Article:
- A living universe offers hope, while non-living universe has no lasting impression.
- A living universe has a happy ending (e.g., enlightenment, live with God, one with the Tao, etc), while a non-living universe ends in death.
- A living universe suggests that we live on after death, while a non-living universe says that death is the end.
- A living universe is satisfies our human desires for connection, feeling at home in the world, and meaning.
- A person who uses the energies of a living universe can serve people more effectively.
- The energy of a living universe can subtly heal us holistically, whereas so much of our medical system today is dealing only with the symptom, the problem.
- “The Ecosexual Revolution,” by Charles Eisenstein.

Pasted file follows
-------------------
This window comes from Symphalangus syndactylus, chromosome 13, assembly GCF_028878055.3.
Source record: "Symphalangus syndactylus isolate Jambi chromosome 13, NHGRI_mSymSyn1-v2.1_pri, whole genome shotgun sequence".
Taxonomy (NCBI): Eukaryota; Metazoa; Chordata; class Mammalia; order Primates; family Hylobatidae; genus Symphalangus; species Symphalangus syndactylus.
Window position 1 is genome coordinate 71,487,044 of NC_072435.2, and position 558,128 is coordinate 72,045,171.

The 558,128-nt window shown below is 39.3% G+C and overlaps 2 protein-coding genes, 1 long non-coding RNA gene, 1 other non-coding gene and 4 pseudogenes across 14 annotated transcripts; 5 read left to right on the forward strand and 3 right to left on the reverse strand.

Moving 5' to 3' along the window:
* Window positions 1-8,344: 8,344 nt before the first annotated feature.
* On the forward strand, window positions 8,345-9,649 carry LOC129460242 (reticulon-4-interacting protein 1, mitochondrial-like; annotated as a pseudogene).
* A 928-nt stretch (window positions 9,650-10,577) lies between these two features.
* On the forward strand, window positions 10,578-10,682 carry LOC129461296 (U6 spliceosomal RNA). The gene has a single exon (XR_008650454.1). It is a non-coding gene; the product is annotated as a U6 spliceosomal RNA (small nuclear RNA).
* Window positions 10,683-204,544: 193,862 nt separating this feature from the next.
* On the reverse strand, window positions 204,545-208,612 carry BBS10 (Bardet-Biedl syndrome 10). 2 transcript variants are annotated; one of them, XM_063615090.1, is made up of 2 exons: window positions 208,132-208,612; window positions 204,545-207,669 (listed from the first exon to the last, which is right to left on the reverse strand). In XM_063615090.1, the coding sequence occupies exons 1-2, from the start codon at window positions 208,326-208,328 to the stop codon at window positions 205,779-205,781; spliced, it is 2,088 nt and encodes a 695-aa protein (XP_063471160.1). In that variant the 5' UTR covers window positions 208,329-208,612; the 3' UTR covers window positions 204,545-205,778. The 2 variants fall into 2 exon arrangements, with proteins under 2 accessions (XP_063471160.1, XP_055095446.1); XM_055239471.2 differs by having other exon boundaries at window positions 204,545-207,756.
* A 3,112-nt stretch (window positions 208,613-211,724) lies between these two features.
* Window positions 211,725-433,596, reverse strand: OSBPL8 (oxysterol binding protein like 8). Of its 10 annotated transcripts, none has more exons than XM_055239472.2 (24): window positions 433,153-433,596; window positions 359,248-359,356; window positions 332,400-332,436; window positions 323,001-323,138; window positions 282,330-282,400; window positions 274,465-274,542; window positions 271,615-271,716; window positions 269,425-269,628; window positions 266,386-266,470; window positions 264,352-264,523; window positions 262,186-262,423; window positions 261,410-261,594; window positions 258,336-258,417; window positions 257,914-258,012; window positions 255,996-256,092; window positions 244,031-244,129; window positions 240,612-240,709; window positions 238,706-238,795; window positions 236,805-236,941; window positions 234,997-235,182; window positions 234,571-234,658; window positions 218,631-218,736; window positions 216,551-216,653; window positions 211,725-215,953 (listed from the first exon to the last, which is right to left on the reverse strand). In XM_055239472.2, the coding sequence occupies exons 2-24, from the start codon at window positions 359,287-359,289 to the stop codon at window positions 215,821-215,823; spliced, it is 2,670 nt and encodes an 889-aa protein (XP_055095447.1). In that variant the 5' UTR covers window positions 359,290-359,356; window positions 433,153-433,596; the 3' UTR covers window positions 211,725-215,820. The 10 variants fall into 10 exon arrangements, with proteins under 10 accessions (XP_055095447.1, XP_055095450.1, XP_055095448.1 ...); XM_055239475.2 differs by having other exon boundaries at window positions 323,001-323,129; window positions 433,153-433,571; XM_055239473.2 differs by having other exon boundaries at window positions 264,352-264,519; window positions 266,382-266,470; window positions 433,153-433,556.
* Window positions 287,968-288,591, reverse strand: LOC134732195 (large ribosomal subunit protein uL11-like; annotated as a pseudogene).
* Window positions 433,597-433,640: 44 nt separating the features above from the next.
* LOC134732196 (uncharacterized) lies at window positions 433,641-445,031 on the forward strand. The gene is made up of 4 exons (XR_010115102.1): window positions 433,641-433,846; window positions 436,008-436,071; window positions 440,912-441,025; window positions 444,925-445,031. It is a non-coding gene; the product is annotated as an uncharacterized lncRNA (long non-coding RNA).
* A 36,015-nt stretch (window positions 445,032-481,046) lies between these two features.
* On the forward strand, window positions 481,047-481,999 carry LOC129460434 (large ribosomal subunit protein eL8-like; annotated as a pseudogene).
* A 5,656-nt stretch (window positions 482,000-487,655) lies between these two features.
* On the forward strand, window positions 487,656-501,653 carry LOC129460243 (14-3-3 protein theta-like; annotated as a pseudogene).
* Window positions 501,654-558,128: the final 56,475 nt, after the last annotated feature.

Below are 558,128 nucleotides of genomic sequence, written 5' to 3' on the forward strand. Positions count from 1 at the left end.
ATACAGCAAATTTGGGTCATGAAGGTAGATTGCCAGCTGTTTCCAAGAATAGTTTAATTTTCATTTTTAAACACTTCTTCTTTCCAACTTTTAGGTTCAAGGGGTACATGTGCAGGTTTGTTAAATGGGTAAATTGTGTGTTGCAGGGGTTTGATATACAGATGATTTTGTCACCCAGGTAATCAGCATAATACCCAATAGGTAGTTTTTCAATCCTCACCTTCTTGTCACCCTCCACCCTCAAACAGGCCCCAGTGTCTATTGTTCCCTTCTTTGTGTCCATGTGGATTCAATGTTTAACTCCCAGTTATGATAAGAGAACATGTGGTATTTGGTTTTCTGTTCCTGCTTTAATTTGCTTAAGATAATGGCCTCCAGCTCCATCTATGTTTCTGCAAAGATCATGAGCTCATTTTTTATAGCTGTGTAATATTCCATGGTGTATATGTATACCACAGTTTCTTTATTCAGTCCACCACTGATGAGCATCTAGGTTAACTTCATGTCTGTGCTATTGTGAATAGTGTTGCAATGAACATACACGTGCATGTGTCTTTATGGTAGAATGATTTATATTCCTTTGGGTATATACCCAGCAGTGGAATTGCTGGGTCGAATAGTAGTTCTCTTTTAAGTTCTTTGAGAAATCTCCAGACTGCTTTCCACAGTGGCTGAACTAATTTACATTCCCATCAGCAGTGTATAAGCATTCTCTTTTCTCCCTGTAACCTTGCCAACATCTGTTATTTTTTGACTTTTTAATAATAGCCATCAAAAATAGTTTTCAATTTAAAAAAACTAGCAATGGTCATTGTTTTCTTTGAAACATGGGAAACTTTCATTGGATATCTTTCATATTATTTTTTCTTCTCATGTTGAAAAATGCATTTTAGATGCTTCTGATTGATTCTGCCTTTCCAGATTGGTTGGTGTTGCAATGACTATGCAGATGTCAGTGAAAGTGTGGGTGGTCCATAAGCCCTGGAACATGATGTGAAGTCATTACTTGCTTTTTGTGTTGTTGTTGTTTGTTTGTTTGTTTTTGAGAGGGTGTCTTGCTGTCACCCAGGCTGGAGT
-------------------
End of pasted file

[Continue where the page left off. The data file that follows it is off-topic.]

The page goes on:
- “Interbeing,” chapter 3 of The More Beautiful World Our Hearts Know is Possible by Charles Eisenstein
- “The Two Great Stories” (6 minute video) by Charles Eisenstein.
- “Reality and the Extended Mind” (34 minutes) by Adrian Nelson.
- “Technology and Youth Disconnect: Perspectives from International School Students” on this blog: student responses to The App Generation.
- “Disconnect: Technology and the Web of Relations at an International School” on this blog.
Feature image accessed from this site.
Retributive and restorative justice slide was accessed from this site.
Final image accessed from this site.
- Leslie Thiele, p. 17: “The common tendency to perceive the world in terms of independent entities was identified as the cause of suffering” (dukkha).
- Mirabai Starr: “Once you have realized, with every fiber of your being, that everything is interconnected and there is only one of us, how do you turn away from the face of suffering in any of its many guises?”